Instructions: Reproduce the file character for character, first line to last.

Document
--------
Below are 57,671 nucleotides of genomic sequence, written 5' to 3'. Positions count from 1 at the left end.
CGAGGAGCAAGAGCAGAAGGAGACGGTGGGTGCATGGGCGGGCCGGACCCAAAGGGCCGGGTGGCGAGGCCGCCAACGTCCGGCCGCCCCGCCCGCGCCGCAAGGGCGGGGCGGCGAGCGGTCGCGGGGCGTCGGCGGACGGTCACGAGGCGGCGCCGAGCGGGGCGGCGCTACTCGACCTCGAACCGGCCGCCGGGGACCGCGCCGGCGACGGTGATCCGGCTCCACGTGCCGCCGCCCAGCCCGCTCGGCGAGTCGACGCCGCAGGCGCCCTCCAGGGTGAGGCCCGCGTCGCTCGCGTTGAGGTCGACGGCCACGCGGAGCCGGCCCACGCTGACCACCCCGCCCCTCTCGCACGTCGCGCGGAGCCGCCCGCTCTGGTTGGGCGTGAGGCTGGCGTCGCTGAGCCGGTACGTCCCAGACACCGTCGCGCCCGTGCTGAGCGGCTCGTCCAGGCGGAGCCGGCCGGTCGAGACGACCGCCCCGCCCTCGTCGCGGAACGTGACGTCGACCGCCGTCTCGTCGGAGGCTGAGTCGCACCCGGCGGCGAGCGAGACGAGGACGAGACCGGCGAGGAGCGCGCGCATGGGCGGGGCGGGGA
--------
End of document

Below are 57,671 nucleotides of genomic sequence, written 5' to 3'. Positions count from 1 at the left end.
CGAGGAGCAAGAGCAGAAGGAGACGGTGGGTGCATGGGCGGGCCGGACCCAAAGGGCCGGGTGGCGAGGCCGCCAACGTCCGGCCGCCCCGCCCGCGCCGCAAGGGCGGGGCGGCGAGCGGTCGCGGGGCGTCGGCGGACGGTCACGAGGCGGCGCCGAGCGGGGCGGCGCTACTCGACCTCGAACCGGCCGCCGGGGACCGCGCCGGCGACGGTGATCCGGCTCCACGTGCCGCCGCCCAGCCCGCTCGGCGAGTCGACGCCGCAGGCGCCCTCCAGGGTGAGGCCCGCGTCGCTCGCGTTGAGGTCGACGGCCACGCGGAGCCGGCCCACGCTGACCACCCCGCCCCTCTCGCACGTCGCGCGGAGCCGCCCGCTCTGGTTGGGCGTGAGGCTGGCGTCGCTGAGCCGGTACGTCCCAGACACCGTCGCGCCCGTGCTGAGCGGCTCGTCCAGGCGGAGCCGGCCGGTCGAGACGACCGCCCCGCCCTCGTCGCGGAACGTGACGTCGACCGCCGTCTCGTCGGAGGCTGAGTCGCACCCGGCGGCGAGCGAGACGAGGACGAGACCGGCGAGGAGCGCGCGCATGGGCGGGGCGGGGA